Wednesday, August 7, 2013

The Chalcedon Conundrum

From the May 2010 E-Block.


"If Jesus was God, then how could he have died on the cross? God isn't supposed to be able to die as a necessary being."
"If Jesus was God, how could he not be omnsicient?"

Therefore, following the holy fathers, we all with one accord teach men to acknowledge one and the same Son, our Lord Jesus Christ, at once complete in Godhead and complete in manhood, truly God and truly man... -- Chalcedonian Creed, 451 AD

The objections noted above may come from an atheist, a cultist, or even a concerned Christian; the creedal statement cited is sometimes referred to in such contexts, and is frequently criticized as not solving the problem, but merely deepening it. Apologists like Craig offer detailed responses like the one here discussing the human vs divine nature of Christ.

I will not here be denying the usefulness of such explanations, nor critiquing them. However, I would like to suggest that there are even simpler solutions at hand.

Two important factors need to be considered, which I have yet to see incorporated into any answer given to this conundrum:
  1. "God" is not a proper name. As N. T. Wright has noted, theos in the New Testament is not a proper name. Too often, "God" is read as meaning the person of the Father. Instead, it needs to be understood that "God" here is more like an abstract noun -- like the word "deity".
  2. The reckoning of identity was not by the same standard then as it is now. As we have noted from sources like Malina and Neyrey's Portraits of Paul, a person's identity in the Biblical world was reckoned by external factors -- such as what village one came from, or what family. (One application of this is Point 2 of "The Impossible Faith".)
With this in mind, any questions offered in relation to the deity of Christ must be judged in their contexts, and it becomes possible to answer these questions and objections without even needing to resort to questions of "human vs divine nature". Indeed, we will also find that it greatly simplifies our answers.

    "Deity" does not automatically mean possession of "omni-attributes" -- being all-knowing, all-powerful, and so on. Understand this fully: We are not, of course, here denying that God as we know and worship Him possesses the "omni-attributes". What we are saying is that the confusion of "God" with a proper name above has led objectors to wrongly assume that Jesus cannot be "God" because he does not display those attributes, or seems to lack them. The word translated "God" in the New Testament (theos) is a more abstract noun that was applied more broadly to other beings who were not reckoned to possess omni-attributes -- figures like Zeus and Hermes were also theos. The Jews regarded their own theos as in possession of the omni-attributes, but that too was established by the context of His identity as YHWH, not by his designation as a theos. (The same point can be made of the Hebrew word elohim.)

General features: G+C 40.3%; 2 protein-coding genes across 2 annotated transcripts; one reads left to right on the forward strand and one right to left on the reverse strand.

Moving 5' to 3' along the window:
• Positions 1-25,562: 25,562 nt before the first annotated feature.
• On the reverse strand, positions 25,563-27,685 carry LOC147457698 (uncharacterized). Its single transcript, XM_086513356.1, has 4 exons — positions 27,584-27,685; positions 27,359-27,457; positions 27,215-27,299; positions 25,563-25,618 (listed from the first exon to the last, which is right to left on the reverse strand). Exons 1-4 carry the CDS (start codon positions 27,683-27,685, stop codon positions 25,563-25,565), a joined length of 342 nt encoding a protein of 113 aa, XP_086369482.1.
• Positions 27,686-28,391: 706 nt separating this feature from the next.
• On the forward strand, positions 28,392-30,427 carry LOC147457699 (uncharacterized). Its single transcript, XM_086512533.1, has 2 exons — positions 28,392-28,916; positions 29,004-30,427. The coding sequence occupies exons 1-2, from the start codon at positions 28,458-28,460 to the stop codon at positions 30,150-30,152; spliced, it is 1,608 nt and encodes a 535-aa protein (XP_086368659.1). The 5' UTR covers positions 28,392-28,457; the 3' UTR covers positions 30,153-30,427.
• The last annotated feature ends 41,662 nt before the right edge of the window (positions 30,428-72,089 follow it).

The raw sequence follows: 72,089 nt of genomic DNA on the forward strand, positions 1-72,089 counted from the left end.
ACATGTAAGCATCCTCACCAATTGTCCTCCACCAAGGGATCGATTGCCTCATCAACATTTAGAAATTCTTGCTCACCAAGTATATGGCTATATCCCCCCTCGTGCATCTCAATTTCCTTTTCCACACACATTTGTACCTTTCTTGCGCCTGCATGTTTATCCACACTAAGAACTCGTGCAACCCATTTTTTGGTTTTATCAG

So clearly, theos does not semantically imply by itself that the being to which it is applied is omniscient, omnipotent, etc. Such a being may well have been regarded as such, but we are not told of that by the designation theos.
    Jesus is properly designated both man and theos because of "externals" -- specifically, his origins. Being born human was enough for Jesus to be reckoned "man". His origins as the Eternal Wisdom of YHWH were sufficient for him to be designated theos.
And so it is that we can see that the questions themselves are entirely out of order. Being theos does not semantically equate with "being omniscient".

Indeed it does not even equate with "cannot die" in that respect. Even apart from any other solutions that call upon the difference between the human and divine nature, the question is shown to be misplaced: It is, again, assuming that "God" is here a proper name of a person, namely, the Father.

Of course, we aver that the Father cannot die. Nor can eternal Wisdom. But the Son -- incarnate Wisdom, in a human body -- certainly can, and did.

Nevertheless, because theos does not have in its semantic domain, "cannot die," the Son can indeed die and still retain the definition of theos.

Furthermore: The Father, and eternal Wisdom, cannot die, but the reason they cannot die is not because they are theos, but because of their nature as necessary, imperishable, eternal, invincible persons. Incarnate Wisdom -- Jesus -- could indeed die (meaning, his spirit separated from his body -- the body can die, but not the spirit) because of his nature as a thenathropic person, both deity and human.

Thus it is that we can maintain that a divine person died on the cross -- without any contradiction to the notion that, "God cannot die because He is a necessary being." Viewing the creed through the lens of ancient categories of identity -- as well as being clear about what theos actually implies -- cuts off the objections at their roots.

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